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If you’re relocating to a new city and are unable to travel for showings, you may need to consider buying a home without first seeing it in person. Online images provided by real estate agents can sometimes hide crucial details, so this is a base where caveat emptor, or “buyer beware,” applies.
As with any investment opportunity, investing in a property sight unseen involves a certain element of financial risk. If you’re considering making a purchase without personally viewing a property first, you may want to consider the following precautions beforehand.
#1: Contact the property’s real estate agent
If you’re thinking about buying a property sight unseen, you can call the property’s listing agent to obtain initial details. You can discuss the ins and outs of the home with the agent in order to better visualize the interior and unearth any potential red flags.
For starters, find out when the roof was last replaced. An older roof might need fundamental repairs to major components. Ask when the electrical system was last updated and what the actual age of the home is. A home’s age can provide insight into what type of wiring and other electrical components were used during construction, as well as what could need replacing or upgrading soon.
#2: Know about mold
Mold is difficult to detect, and if you can’t be there to look for signs yourself, then you can ask the agent or owner about it directly. According to the U.S. Environmental Protection Agency, bathroom tiles, basement walls, and window areas where moisture condenses are the most common sites for mold growth.
“Mold can be mitigated, but the source of the moisture contributing to the mold needs to be addressed,” says Diana Giles, a real estate agent with Hodges & Fooshe Realty Inc, in Brentwood, Tenn.
You should also ask about any water damage to the home, such as basement flooding or leaky plumbing, or regular episodes of flooding or leaking. These occurrences can be precursors to mold growth, possibly requiring an environmental inspection of the home.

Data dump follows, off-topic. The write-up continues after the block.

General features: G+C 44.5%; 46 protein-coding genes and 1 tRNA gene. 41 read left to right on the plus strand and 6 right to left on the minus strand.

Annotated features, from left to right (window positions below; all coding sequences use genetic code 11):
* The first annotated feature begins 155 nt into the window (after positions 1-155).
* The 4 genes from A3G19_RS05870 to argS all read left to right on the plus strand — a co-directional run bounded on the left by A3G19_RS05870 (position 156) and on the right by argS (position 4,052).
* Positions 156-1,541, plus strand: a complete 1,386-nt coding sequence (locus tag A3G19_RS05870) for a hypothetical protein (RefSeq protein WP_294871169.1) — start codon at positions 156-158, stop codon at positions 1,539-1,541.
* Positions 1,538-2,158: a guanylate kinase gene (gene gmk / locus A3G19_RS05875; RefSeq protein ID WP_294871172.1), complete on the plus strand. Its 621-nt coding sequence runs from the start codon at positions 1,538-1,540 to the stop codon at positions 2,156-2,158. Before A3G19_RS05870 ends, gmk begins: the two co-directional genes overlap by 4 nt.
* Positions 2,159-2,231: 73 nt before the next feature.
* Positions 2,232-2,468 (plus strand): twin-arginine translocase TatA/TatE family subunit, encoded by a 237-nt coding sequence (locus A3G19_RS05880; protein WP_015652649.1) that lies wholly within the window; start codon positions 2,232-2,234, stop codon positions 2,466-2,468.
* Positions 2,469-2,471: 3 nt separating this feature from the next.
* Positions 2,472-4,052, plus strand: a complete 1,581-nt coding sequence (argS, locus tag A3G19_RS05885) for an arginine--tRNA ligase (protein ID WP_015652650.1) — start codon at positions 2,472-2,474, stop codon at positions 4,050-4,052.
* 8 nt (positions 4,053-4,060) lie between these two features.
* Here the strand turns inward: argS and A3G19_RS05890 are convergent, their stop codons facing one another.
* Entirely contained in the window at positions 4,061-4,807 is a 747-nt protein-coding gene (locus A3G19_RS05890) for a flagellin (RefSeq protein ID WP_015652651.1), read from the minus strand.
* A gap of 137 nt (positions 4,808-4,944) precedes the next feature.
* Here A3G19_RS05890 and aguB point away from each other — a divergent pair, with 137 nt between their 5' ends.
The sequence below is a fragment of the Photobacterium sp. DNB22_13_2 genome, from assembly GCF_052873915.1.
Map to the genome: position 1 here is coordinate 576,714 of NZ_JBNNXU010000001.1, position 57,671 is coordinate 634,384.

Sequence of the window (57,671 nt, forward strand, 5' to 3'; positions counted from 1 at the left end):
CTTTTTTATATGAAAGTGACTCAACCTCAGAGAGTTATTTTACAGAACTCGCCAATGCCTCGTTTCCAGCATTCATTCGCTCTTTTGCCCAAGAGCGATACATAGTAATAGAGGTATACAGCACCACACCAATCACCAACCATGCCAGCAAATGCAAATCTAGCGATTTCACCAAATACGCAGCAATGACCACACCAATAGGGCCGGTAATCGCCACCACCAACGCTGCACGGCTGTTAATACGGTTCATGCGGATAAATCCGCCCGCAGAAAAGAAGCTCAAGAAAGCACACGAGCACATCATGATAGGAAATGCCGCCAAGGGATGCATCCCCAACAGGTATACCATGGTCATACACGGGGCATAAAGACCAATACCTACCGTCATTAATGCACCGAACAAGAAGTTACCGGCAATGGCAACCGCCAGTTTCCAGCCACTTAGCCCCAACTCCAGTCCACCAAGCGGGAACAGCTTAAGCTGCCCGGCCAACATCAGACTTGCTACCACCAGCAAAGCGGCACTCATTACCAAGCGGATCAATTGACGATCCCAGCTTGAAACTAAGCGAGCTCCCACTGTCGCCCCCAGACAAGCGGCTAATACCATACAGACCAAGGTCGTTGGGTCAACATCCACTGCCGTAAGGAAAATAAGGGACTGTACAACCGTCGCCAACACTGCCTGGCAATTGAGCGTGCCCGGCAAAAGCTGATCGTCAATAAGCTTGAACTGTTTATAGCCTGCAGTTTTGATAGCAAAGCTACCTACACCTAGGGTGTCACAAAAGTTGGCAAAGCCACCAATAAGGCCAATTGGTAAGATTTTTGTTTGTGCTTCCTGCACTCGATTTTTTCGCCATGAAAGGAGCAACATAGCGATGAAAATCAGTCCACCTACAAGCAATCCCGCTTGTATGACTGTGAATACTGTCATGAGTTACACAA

#3: Consider hiring a home inspector
If you are unable to see the house before buying it, it’s still important to have someone else examine the property. A home inspector can check for problematic pipes, leaky roofs, water damage, or faulty wiring.
Hiring a home inspector can provide additional protection through a home-inspection contingency clause. A contingency clause allows for completing a home inspection within a specified period.
“The home inspector check[s] plumbing, electrical, structural issues, appliances, and sometimes mold and radon,” Giles says. “Once the inspection is done, the buyer can ask the seller for repairs or back out due to the findings of the inspection.”
#4: Conduct an Internet search on the neighborhood
Before making an offer, you should get to know the neighborhood, especially if you won’t be able to explore it beforehand. You can easily search the street address online to learn more about the area.
You can also locate neighborhood crime reports. Apps such as CrimeReports can provide details about crimes that have been reported in a given neighborhood, and online searches can also direct you to current news about your new neighborhood.
You may also want to consider calling the local police department to ask if the daily police blotter (where crimes in the neighborhood are recorded) is online or available electronically.
Isabel Thottam is a freelance writer and social media specialist. She is the social media manager for BatchUSA and writes career advice for the Monster career blog. Follow her on Twitter: @ikthottam
The information contained in this blog post is designed to generally educate and inform visitors to the Equifax Finance Blog. The blog posts do not give, and should not be assumed to provide, personalized tax, investment, real estate, legal, retirement, credit, personal financial, or other professional advice. Before making any financial decision, you should always consult with the appropriate professionals who can explain your options, rights, and legal responsibilities, and advise you on any tax, legal, credit, or business implications that may result from those decisions. The views and opinions expressed by the authors of blog posts are their own views and may not be the views or opinions of Equifax, Inc. and/or its affiliates.
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